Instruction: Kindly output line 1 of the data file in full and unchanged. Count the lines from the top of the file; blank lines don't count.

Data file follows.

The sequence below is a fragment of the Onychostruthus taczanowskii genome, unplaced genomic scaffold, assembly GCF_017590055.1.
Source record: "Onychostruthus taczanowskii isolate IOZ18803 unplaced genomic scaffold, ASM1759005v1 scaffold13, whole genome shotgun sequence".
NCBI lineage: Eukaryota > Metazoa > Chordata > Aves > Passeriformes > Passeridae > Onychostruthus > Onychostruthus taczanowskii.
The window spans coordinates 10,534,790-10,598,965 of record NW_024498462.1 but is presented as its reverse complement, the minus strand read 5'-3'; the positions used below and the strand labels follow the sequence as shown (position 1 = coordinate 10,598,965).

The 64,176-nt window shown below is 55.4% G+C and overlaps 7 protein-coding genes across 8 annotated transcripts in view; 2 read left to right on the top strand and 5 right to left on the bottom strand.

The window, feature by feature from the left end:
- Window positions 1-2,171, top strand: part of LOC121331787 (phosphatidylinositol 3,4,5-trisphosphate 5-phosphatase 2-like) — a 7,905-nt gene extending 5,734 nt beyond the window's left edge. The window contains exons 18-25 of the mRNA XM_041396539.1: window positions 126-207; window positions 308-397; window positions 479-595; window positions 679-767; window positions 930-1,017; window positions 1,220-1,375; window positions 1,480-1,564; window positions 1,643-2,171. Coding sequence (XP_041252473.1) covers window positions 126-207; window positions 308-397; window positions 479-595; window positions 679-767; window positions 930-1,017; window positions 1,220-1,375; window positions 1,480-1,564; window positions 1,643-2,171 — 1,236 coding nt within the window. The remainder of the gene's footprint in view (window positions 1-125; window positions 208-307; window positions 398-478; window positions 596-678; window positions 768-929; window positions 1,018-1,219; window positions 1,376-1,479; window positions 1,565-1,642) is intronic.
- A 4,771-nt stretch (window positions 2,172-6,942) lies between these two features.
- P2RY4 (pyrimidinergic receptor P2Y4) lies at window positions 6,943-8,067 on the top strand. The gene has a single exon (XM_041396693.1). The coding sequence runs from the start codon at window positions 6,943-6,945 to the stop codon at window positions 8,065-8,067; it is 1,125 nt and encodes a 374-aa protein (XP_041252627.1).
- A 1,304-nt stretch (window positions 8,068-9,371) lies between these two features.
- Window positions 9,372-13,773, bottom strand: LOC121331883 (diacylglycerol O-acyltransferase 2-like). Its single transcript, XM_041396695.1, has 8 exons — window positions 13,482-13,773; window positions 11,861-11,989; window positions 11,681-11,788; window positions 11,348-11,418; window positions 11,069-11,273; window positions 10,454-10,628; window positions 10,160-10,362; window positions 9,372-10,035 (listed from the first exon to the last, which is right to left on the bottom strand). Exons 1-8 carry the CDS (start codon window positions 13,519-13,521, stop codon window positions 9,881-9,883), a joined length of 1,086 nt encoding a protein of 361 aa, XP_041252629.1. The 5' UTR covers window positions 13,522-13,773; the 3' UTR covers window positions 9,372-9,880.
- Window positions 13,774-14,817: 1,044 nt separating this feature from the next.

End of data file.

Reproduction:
The sequence below is a fragment of the Onychostruthus taczanowskii genome, unplaced genomic scaffold, assembly GCF_017590055.1.